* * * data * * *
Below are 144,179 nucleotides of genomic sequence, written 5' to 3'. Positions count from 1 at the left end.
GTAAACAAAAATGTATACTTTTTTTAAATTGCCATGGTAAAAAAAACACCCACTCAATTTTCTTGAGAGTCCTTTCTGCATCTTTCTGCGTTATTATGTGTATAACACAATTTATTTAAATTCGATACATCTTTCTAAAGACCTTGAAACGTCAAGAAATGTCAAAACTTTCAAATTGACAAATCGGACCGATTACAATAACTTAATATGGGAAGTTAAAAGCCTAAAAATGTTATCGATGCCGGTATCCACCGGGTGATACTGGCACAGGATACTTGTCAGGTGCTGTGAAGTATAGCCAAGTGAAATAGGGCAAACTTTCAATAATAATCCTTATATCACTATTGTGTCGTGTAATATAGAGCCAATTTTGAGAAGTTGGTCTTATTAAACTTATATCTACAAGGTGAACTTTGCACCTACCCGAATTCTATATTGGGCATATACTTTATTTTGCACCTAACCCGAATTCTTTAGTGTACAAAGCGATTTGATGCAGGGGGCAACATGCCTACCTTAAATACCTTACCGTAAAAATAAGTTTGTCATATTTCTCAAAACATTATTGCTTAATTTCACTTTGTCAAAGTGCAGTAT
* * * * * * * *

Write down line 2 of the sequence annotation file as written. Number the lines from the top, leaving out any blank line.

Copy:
GTAAACAAAAATGTATACTTTTTTTAAATTGCCATGGTAAAAAAAACACCCACTCAATTTTCTTGAGAGTCCTTTCTGCATCTTTCTGCGTTATTATGTGTATAACACAATTTATTTAAATTCGATACATCTTTCTAAAGACCTTGAAACGTCAAGAAATGTCAAAACTTTCAAATTGACAAATCGGACCGATTACAATAACTTAATATGGGAAGTTAAAAGCCTAAAAATGTTATCGATGCCGGTATCCACCGGGTGATACTGGCACAGGATACTTGTCAGGTGCTGTGAAGTATAGCCAAGTGAAATAGGGCAAACTTTCAATAATAATCCTTATATCACTATTGTGTCGTGTAATATAGAGCCAATTTTGAGAAGTTGGTCTTATTAAACTTATATCTACAAGGTGAACTTTGCACCTACCCGAATTCTATATTGGGCATATACTTTATTTTGCACCTAACCCGAATTCTTTAGTGTACAAAGCGATTTGATGCAGGGGGCAACATGCCTACCTTAAATACCTTACCGTAAAAATAAGTTTGTCATATTTCTCAAAACATTATTGCTTAATTTCACTTTGTCAAAGTGCAGTAT